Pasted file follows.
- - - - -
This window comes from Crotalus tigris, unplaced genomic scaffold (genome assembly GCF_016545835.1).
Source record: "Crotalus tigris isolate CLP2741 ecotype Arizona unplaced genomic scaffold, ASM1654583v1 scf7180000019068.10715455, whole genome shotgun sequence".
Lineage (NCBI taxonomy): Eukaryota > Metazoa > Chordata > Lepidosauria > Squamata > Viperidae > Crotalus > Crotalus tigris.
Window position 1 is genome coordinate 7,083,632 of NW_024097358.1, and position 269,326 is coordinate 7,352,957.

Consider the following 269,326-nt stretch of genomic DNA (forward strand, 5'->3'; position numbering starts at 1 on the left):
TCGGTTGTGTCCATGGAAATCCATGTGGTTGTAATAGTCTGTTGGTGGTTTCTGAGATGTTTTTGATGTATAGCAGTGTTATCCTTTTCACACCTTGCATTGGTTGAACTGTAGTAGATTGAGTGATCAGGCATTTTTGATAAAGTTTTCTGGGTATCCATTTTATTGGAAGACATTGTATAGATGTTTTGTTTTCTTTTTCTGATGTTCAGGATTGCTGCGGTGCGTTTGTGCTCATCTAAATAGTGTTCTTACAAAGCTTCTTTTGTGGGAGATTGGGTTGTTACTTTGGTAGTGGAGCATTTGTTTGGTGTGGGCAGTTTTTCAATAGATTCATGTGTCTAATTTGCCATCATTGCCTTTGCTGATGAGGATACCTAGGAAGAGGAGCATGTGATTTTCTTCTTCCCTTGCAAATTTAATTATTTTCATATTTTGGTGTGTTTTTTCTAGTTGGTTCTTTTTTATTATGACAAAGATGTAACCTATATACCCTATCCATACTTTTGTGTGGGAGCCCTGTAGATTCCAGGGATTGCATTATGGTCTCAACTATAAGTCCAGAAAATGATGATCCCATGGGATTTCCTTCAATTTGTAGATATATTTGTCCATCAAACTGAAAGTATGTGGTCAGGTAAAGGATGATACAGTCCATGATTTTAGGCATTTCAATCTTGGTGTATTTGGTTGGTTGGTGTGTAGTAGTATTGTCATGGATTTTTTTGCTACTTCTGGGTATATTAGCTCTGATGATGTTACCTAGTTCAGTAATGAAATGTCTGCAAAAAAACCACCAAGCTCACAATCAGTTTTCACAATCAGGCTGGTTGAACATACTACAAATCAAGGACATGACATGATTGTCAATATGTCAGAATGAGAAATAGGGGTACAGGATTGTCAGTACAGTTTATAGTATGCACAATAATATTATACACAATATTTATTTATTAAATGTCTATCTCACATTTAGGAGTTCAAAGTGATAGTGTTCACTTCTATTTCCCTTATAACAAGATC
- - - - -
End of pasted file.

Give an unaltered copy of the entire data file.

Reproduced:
This window comes from Crotalus tigris, unplaced genomic scaffold (genome assembly GCF_016545835.1).
Source record: "Crotalus tigris isolate CLP2741 ecotype Arizona unplaced genomic scaffold, ASM1654583v1 scf7180000019068.10715455, whole genome shotgun sequence".
Lineage (NCBI taxonomy): Eukaryota > Metazoa > Chordata > Lepidosauria > Squamata > Viperidae > Crotalus > Crotalus tigris.
Window position 1 is genome coordinate 7,083,632 of NW_024097358.1, and position 269,326 is coordinate 7,352,957.

Consider the following 269,326-nt stretch of genomic DNA (forward strand, 5'->3'; position numbering starts at 1 on the left):
TCGGTTGTGTCCATGGAAATCCATGTGGTTGTAATAGTCTGTTGGTGGTTTCTGAGATGTTTTTGATGTATAGCAGTGTTATCCTTTTCACACCTTGCATTGGTTGAACTGTAGTAGATTGAGTGATCAGGCATTTTTGATAAAGTTTTCTGGGTATCCATTTTATTGGAAGACATTGTATAGATGTTTTGTTTTCTTTTTCTGATGTTCAGGATTGCTGCGGTGCGTTTGTGCTCATCTAAATAGTGTTCTTACAAAGCTTCTTTTGTGGGAGATTGGGTTGTTACTTTGGTAGTGGAGCATTTGTTTGGTGTGGGCAGTTTTTCAATAGATTCATGTGTCTAATTTGCCATCATTGCCTTTGCTGATGAGGATACCTAGGAAGAGGAGCATGTGATTTTCTTCTTCCCTTGCAAATTTAATTATTTTCATATTTTGGTGTGTTTTTTCTAGTTGGTTCTTTTTTATTATGACAAAGATGTAACCTATATACCCTATCCATACTTTTGTGTGGGAGCCCTGTAGATTCCAGGGATTGCATTATGGTCTCAACTATAAGTCCAGAAAATGATGATCCCATGGGATTTCCTTCAATTTGTAGATATATTTGTCCATCAAACTGAAAGTATGTGGTCAGGTAAAGGATGATACAGTCCATGATTTTAGGCATTTCAATCTTGGTGTATTTGGTTGGTTGGTGTGTAGTAGTATTGTCATGGATTTTTTTGCTACTTCTGGGTATATTAGCTCTGATGATGTTACCTAGTTCAGTAATGAAATGTCTGCAAAAAAACCACCAAGCTCACAATCAGTTTTCACAATCAGGCTGGTTGAACATACTACAAATCAAGGACATGACATGATTGTCAATATGTCAGAATGAGAAATAGGGGTACAGGATTGTCAGTACAGTTTATAGTATGCACAATAATATTATACACAATATTTATTTATTAAATGTCTATCTCACATTTAGGAGTTCAAAGTGATAGTGTTCACTTCTATTTCCCTTATAACAAGATC